Gulls of Europe, Asia and North America - 9780713670875 Price 50.00 (Amazon 35.96) (Kindle 24.46)

Collins Bird Guide - large format - 9780007449026 Price 50.00 (Amazon 32.98)

Any others I should consider - given that I don't want anything too serious!





Handbook of Bird Identification- old now and showing it though still has lots of very good information of course.

Raptors of the World- nice to look at but in a Western Palearctic perspective nothing beats Forsman's Raptors book.

Gulls of Europe, Asia and North America- not my favourite book I'm afraid; contradictive in parts; very repetitive in others; and unfortunately as gull identification ploughs on relentlessly this book continues to fall further and further behind. I don't recall the last time I even opened mine up anymore hmm

Collins Bird Guide (large format)- the smaller version is the best field guide available, so this one's just bigger and maybe better? Not for me though. It's unwieldy, cuts the circulation off in your legs when you rest it on your lap and I actually prefer the print and illustrations in the smaller version (I'm odd). I have the large version of the first edition and I don't think I've ever opened it more than a few times.

I have a bookcase bending under the weight of its books and whilst I dip into many of them with regularity, only two now remain on the desk, thumbed to death; Collins Bird Guide (second edition small version) and Advanced Bird ID Handbook (large edition). Its all every bird could want for identification purposes smile

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Ian McKerchar (forum administrator and owner)


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Not a post on new books, but rather a request on anyone's thoughts on a few that have been out a while.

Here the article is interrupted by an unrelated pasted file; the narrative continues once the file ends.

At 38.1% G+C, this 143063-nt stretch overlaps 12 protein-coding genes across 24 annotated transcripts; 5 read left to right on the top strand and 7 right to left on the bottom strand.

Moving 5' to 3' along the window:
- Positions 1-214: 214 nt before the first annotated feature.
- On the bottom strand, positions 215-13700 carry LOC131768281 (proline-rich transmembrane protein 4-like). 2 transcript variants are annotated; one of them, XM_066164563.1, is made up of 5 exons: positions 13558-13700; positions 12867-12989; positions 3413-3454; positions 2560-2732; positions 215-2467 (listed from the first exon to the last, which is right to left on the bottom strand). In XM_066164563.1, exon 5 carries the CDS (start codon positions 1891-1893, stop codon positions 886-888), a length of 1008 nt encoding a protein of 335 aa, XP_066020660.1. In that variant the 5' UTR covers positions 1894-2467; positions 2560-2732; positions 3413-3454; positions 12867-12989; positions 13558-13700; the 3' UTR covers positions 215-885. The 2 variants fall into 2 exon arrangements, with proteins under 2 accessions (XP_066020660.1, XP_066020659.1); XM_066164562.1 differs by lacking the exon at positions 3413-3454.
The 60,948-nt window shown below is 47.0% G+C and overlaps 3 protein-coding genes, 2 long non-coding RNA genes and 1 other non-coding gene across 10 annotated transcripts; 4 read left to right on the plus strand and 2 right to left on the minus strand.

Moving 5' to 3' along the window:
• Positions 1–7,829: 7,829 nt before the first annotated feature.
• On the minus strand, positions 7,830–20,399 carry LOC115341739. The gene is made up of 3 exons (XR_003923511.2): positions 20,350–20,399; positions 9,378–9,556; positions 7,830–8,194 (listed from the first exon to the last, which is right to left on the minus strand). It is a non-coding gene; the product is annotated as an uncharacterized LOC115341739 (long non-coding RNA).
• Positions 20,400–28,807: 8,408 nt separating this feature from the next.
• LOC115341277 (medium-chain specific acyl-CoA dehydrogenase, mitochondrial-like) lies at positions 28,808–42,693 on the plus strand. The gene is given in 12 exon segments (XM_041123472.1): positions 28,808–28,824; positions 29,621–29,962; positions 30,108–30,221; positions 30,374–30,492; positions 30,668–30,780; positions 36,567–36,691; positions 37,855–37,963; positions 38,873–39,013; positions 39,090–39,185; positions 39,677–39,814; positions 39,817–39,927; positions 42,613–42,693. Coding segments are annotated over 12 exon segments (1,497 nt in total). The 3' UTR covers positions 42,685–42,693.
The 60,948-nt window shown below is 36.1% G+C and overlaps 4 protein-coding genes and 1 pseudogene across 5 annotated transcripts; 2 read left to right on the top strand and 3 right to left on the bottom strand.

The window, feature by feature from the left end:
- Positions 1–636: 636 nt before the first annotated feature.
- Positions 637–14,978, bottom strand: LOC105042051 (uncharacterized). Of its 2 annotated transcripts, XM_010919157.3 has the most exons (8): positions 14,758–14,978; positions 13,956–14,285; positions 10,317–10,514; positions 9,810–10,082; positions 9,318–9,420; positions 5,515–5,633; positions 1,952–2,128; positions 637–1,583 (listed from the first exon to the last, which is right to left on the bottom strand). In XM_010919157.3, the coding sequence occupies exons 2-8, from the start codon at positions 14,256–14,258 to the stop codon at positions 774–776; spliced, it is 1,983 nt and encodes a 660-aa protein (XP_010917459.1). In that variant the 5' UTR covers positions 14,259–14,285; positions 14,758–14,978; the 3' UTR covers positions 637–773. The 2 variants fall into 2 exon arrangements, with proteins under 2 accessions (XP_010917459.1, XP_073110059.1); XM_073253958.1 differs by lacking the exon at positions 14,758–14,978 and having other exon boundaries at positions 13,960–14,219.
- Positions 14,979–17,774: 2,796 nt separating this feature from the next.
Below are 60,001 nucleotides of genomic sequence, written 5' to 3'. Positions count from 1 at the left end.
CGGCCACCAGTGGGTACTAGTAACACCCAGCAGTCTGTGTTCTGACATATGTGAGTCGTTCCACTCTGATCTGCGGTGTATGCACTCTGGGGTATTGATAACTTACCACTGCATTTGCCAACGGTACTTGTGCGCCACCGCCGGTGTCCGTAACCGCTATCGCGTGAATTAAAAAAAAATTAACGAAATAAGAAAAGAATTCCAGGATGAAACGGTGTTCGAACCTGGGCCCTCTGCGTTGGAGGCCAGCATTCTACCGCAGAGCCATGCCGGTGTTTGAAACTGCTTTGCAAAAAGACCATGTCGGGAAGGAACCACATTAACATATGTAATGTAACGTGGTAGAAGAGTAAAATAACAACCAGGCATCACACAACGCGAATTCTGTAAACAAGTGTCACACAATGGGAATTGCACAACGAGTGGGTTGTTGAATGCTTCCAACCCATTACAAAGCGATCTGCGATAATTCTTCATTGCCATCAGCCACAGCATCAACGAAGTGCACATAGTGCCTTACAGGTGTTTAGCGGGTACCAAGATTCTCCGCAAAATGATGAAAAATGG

My son is struggling to spend his 1000 Blackwells University book allowance and I was thinking of getting him to spend some of it on me, rather than it just be lost at the end of the year. I have come up with a shortlist of four books I thought I'd like. Are any of them rubbish? I was thinking of giving him about a third of the value in cash for them if he can get hold of them.


Handbook of Bird Identification - For Europe and the Western Palearctic - 9780713639605 Price 75.00 (Amazon 71.25) (Kindle 31.80)

Raptors of the World - An Identification Guide to the Raptors of the World - 9780713680263 Price 60.00 (Amazon 52.80) (Kindle 18.04)

Gulls of Europe, Asia and North America - 9780713670875 Price 50.00 (Amazon 35.96) (Kindle 24.46)

Collins Bird Guide - large format - 9780007449026 Price 50.00 (Amazon 32.98)

Any others I should consider - given that I don't want anything too serious!

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Steve Suttill wrote:

Not read his Merlin book, Jon, but Dick Orton's "The Hawkwatcher" (probably hard to find these days) is also an excellent read.

I'm currently reading "Bird Sense" by Tim Birkhead. Fascinating stuff...





Steve

I've ordered a copy of the hawkwatcher - I'll let you know what I think, although if it's anything like the Merlin book I won't be disappointed

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Paul Heaton wrote:

Birds in a Cage by Derek Niemann, a profound moving book of four British birdwatchers in Warburg POW Camp 1941.





A very good read indeed

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Not read his Merlin book, Jon, but Dick Orton's "The Hawkwatcher" (probably hard to find these days) is also an excellent read.